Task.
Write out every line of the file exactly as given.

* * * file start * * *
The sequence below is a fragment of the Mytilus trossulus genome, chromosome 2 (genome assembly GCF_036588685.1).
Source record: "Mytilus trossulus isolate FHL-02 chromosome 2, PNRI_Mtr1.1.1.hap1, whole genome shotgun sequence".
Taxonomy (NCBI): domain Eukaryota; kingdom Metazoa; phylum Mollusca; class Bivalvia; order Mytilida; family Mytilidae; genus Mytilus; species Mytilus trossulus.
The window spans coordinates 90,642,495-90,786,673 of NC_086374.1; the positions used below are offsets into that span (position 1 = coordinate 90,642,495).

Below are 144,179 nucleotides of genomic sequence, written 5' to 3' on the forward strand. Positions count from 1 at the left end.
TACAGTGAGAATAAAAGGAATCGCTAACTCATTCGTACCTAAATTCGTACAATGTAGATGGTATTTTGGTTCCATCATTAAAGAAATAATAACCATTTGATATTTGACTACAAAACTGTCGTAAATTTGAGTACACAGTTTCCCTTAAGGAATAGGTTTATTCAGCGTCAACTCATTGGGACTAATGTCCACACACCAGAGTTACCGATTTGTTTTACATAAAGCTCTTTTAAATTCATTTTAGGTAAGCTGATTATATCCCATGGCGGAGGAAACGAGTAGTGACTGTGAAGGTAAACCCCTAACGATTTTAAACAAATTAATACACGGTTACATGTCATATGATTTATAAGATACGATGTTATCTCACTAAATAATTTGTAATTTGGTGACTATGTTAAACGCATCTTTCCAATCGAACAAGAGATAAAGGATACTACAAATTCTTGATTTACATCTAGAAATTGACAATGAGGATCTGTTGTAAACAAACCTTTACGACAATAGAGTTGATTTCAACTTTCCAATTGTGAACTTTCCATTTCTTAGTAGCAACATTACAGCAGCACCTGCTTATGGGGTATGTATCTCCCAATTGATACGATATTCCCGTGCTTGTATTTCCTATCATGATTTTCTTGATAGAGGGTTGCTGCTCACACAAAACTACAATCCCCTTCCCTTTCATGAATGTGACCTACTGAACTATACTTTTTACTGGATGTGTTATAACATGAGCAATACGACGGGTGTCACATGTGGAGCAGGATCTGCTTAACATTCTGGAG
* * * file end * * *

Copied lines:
The sequence below is a fragment of the Mytilus trossulus genome, chromosome 2 (genome assembly GCF_036588685.1).
Source record: "Mytilus trossulus isolate FHL-02 chromosome 2, PNRI_Mtr1.1.1.hap1, whole genome shotgun sequence".
Taxonomy (NCBI): domain Eukaryota; kingdom Metazoa; phylum Mollusca; class Bivalvia; order Mytilida; family Mytilidae; genus Mytilus; species Mytilus trossulus.
The window spans coordinates 90,642,495-90,786,673 of NC_086374.1; the positions used below are offsets into that span (position 1 = coordinate 90,642,495).

Below are 144,179 nucleotides of genomic sequence, written 5' to 3' on the forward strand. Positions count from 1 at the left end.
TACAGTGAGAATAAAAGGAATCGCTAACTCATTCGTACCTAAATTCGTACAATGTAGATGGTATTTTGGTTCCATCATTAAAGAAATAATAACCATTTGATATTTGACTACAAAACTGTCGTAAATTTGAGTACACAGTTTCCCTTAAGGAATAGGTTTATTCAGCGTCAACTCATTGGGACTAATGTCCACACACCAGAGTTACCGATTTGTTTTACATAAAGCTCTTTTAAATTCATTTTAGGTAAGCTGATTATATCCCATGGCGGAGGAAACGAGTAGTGACTGTGAAGGTAAACCCCTAACGATTTTAAACAAATTAATACACGGTTACATGTCATATGATTTATAAGATACGATGTTATCTCACTAAATAATTTGTAATTTGGTGACTATGTTAAACGCATCTTTCCAATCGAACAAGAGATAAAGGATACTACAAATTCTTGATTTACATCTAGAAATTGACAATGAGGATCTGTTGTAAACAAACCTTTACGACAATAGAGTTGATTTCAACTTTCCAATTGTGAACTTTCCATTTCTTAGTAGCAACATTACAGCAGCACCTGCTTATGGGGTATGTATCTCCCAATTGATACGATATTCCCGTGCTTGTATTTCCTATCATGATTTTCTTGATAGAGGGTTGCTGCTCACACAAAACTACAATCCCCTTCCCTTTCATGAATGTGACCTACTGAACTATACTTTTTACTGGATGTGTTATAACATGAGCAATACGACGGGTGTCACATGTGGAGCAGGATCTGCTTAACATTCTGGAG